Industry paper The Hollywood Reporter reports today that Blockbuster is facing a class action lawsuit for unfairly charging late fees..
A law firm known for winning high-profile entertainment industry cases has filed a class-action lawsuit against Blockbuster Inc. (NYSE:BBI), alleging that the nation’s largest video rental chain unfairly penalizes its customers with excessive late fees. The lawsuit, filed Wednesday on behalf of Hollywood resident Monica Rocha by Santa Monica-based O’Neill, Lysaght & Sunn Llp., alleges that Blockbuster’s late fees exceed any real damages and are designed to unfairly penalize Rocha and other Blockbuster customers.
A Blockbuster spokesman declined comment on specifics of the complaint, but he defended the company’s late-fee policy, saying that in February the policy was “improved” to the customer’s benefit. That improvement, known as the “convenience program,” assesses a late fee according to the rental period rather than on a per-day basis, meaning that for a customer who rents a VHS tape, DVD or video game for a five-day rental period, the late fee would equal the five-day rental fee — even if the item is only one day late.
Blockbuster officials point to in-house research that shows an 81% customer approval rating for the convenience program. But it’s that very policy that is central to the class-action lawsuit filed in California Superior Court in Los Angeles.
“This practice outrages many Blockbuster customers, and those customers have the right to recover their losses,” said lead attorney Brian C. Lysaght, who won a $9.8 million judgment on behalf of writer-director Ron Shelton against 20th Century Fox Film Corp. in 1997.
Blockbuster, with more than 7,000 stores worldwide, received $203.2 million in late fees — or “extended viewing fees” — during the quarter ending June 30. That represents 16.7% of total rental revenue for the quarter, according to Blockbuster’s most recent filing with the Securities and Exchange Commission.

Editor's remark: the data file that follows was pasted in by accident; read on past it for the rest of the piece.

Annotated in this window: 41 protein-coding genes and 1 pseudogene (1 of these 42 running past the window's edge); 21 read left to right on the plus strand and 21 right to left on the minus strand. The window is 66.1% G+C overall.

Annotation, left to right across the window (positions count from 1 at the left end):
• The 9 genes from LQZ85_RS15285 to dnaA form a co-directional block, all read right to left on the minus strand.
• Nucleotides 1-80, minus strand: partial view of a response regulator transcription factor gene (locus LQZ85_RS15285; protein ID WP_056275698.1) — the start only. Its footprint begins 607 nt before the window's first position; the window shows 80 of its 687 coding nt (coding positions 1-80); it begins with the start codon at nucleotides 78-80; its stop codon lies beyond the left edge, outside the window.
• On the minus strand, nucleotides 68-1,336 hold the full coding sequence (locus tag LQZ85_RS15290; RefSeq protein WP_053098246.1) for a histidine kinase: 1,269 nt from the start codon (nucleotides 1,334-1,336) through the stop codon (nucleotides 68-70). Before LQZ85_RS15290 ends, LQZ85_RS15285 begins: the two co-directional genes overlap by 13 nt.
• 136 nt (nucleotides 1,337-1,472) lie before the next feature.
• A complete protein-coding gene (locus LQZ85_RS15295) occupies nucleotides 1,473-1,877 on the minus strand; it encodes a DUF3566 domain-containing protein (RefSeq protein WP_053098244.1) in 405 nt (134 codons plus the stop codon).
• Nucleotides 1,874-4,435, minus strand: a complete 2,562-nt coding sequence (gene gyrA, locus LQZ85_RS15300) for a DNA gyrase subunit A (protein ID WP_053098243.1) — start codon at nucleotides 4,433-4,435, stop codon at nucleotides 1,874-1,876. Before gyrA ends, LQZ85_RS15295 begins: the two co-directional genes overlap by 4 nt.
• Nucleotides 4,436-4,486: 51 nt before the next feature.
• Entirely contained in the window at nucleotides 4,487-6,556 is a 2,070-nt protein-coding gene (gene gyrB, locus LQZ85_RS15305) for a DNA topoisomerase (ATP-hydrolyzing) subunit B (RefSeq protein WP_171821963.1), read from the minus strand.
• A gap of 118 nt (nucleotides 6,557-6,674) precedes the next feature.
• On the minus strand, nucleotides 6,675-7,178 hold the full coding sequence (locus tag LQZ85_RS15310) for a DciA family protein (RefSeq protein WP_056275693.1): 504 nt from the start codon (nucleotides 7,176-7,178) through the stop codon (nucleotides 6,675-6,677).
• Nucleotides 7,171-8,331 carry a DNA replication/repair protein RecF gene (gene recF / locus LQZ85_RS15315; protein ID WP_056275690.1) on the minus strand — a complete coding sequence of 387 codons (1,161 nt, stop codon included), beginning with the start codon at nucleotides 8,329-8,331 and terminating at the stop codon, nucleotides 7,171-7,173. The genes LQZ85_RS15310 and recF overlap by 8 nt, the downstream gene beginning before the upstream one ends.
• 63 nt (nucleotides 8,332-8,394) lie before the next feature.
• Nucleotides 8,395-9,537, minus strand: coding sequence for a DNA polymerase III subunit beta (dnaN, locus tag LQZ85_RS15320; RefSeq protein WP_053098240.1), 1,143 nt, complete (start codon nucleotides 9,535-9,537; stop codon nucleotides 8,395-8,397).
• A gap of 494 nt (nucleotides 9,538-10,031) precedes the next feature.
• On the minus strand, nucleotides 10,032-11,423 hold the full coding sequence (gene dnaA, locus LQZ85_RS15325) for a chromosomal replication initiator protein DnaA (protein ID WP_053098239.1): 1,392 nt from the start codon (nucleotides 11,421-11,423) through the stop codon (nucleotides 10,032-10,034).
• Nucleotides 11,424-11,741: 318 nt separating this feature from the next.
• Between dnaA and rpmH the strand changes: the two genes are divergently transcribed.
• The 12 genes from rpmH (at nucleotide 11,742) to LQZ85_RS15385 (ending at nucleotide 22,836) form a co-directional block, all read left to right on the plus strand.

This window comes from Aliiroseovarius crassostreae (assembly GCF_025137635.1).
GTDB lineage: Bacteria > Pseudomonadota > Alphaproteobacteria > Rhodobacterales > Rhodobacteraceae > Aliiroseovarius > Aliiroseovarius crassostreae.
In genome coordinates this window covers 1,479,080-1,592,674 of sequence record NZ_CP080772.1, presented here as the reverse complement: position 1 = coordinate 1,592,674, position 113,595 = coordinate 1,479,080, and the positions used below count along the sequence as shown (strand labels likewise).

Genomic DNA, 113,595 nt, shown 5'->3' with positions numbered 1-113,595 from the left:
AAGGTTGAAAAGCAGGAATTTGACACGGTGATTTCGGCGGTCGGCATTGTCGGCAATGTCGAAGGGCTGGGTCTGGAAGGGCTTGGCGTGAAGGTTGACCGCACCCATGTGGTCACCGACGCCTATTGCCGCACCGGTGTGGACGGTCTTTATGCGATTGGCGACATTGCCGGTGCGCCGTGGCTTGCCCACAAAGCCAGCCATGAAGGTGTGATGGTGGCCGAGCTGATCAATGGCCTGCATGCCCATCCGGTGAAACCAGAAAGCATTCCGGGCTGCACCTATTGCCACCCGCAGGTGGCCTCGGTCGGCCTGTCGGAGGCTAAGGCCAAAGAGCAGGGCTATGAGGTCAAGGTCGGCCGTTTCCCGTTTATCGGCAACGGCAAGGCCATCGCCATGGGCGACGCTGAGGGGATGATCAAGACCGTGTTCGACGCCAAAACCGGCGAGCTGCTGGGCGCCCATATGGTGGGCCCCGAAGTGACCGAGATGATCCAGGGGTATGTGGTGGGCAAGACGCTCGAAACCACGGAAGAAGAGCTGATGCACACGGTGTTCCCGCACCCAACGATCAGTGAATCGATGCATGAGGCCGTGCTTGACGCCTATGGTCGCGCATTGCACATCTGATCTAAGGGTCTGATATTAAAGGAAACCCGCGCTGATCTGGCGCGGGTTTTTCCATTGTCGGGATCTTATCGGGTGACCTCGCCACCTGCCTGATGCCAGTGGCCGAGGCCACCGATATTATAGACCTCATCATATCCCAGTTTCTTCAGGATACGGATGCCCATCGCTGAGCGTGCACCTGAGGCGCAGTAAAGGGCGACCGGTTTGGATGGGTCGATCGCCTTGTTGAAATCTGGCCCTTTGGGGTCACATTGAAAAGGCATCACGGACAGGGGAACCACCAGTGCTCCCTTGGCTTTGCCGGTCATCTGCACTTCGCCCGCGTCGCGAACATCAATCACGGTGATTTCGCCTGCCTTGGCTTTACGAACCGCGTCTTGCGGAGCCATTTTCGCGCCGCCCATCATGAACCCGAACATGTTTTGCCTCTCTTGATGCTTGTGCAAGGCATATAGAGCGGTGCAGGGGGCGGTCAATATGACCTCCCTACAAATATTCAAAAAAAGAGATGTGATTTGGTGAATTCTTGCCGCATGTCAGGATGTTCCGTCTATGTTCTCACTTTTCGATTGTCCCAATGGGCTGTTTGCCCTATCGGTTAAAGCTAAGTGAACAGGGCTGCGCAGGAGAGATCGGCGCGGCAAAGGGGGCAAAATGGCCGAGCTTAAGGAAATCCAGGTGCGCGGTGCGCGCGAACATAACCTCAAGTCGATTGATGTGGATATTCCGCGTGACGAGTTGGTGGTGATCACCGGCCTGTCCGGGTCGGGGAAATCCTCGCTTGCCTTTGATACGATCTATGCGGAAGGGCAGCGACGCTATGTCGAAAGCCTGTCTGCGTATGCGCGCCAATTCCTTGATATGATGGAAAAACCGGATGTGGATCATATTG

Under the previous late-fee policy, Blockbuster realized $164.7 million in late fees, representing 15.8% of total rental revenue for the comparable quarter in 1999, according to SEC filings. The company said in its most recent quarterly report that the increase in late-fee revenue from 1999 to 2000 was “primarily due to the increased convenience for customers who chose to keep rental product for another rental term.” Lysaght disagrees, saying the policy is designed specifically to boost revenue at the customers’ expense.
When examining the company’s six-month revenue, Blockbuster’s late fees averaged about 16% of total rental revenue, despite the fact that it added nearly 500 stores in the comparable period this year, SEC filings show. This may suggest that revenue from late fees actually decreased. Still, Blockbuster leads the industry in percentage of revenue raised from late fees, according to industry reports. Blockbuster’s publicly traded competitors don’t break out late fees in their financial reports, but media analysts agree that late fees typically represent between 10%-12% of rental revenue at most video rental chains across the nation. Before the Rocha complaint can go to trial, a judge must certify its class status. A similar late-fee case (Dickey vs. Blockbuster) filed in San Diego Superior Court was denied class certification Aug. 4 by Judge Charles Wickersham on separate grounds from those alleged in the Rocha complaint.